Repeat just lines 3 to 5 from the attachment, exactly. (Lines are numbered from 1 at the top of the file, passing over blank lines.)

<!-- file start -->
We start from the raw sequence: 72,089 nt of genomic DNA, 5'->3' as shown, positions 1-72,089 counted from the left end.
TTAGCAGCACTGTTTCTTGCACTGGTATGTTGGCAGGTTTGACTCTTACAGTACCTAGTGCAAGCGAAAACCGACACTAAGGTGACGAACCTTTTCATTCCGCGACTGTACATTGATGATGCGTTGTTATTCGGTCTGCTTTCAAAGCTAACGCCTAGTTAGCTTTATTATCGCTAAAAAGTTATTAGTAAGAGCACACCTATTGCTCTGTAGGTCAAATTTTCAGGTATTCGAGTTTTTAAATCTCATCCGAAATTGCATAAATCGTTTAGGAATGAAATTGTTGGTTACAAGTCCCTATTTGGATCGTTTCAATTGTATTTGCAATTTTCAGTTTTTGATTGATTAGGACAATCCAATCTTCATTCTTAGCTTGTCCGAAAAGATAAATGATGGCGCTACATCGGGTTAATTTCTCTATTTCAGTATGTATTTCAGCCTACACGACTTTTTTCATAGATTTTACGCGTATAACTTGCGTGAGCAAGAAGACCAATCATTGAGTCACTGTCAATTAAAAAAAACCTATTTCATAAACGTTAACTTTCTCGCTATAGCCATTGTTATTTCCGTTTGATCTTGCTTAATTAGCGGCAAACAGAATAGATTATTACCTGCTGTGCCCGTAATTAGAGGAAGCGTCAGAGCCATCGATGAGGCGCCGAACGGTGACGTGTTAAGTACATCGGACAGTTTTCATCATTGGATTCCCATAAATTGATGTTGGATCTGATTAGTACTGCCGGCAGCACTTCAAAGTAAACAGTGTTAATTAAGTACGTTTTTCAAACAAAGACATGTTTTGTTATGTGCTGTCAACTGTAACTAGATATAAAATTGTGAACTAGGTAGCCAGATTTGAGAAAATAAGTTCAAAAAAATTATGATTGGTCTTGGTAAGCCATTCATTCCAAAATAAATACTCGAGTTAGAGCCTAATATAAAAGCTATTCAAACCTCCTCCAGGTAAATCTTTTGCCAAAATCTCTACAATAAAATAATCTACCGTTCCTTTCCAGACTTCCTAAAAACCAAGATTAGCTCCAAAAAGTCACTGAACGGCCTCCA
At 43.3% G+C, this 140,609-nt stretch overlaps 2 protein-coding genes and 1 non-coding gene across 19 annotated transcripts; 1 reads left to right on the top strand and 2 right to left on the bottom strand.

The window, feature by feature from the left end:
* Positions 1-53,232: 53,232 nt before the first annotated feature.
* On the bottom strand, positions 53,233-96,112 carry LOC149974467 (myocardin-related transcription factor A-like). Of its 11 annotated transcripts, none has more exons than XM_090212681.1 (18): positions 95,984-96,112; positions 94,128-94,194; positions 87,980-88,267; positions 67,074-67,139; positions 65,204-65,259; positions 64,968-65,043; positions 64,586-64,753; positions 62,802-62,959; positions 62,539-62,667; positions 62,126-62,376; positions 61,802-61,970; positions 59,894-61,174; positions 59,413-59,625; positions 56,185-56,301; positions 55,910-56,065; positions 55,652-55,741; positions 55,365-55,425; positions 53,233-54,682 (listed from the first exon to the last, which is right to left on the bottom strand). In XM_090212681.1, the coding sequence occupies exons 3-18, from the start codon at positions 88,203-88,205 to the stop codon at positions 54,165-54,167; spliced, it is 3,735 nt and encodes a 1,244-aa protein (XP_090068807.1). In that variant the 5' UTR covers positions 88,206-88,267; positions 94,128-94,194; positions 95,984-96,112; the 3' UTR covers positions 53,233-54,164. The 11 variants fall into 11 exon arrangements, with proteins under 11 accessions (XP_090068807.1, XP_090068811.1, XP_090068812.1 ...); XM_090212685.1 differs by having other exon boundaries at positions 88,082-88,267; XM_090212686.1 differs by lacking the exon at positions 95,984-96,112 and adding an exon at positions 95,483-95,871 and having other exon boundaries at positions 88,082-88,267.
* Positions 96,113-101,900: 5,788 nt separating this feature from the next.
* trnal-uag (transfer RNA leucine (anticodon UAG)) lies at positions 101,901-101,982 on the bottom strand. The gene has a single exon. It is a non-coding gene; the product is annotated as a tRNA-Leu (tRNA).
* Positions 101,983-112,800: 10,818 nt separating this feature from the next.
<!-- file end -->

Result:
At 43.3% G+C, this 140,609-nt stretch overlaps 2 protein-coding genes and 1 non-coding gene across 19 annotated transcripts; 1 reads left to right on the top strand and 2 right to left on the bottom strand.

The window, feature by feature from the left end:
* Positions 1-53,232: 53,232 nt before the first annotated feature.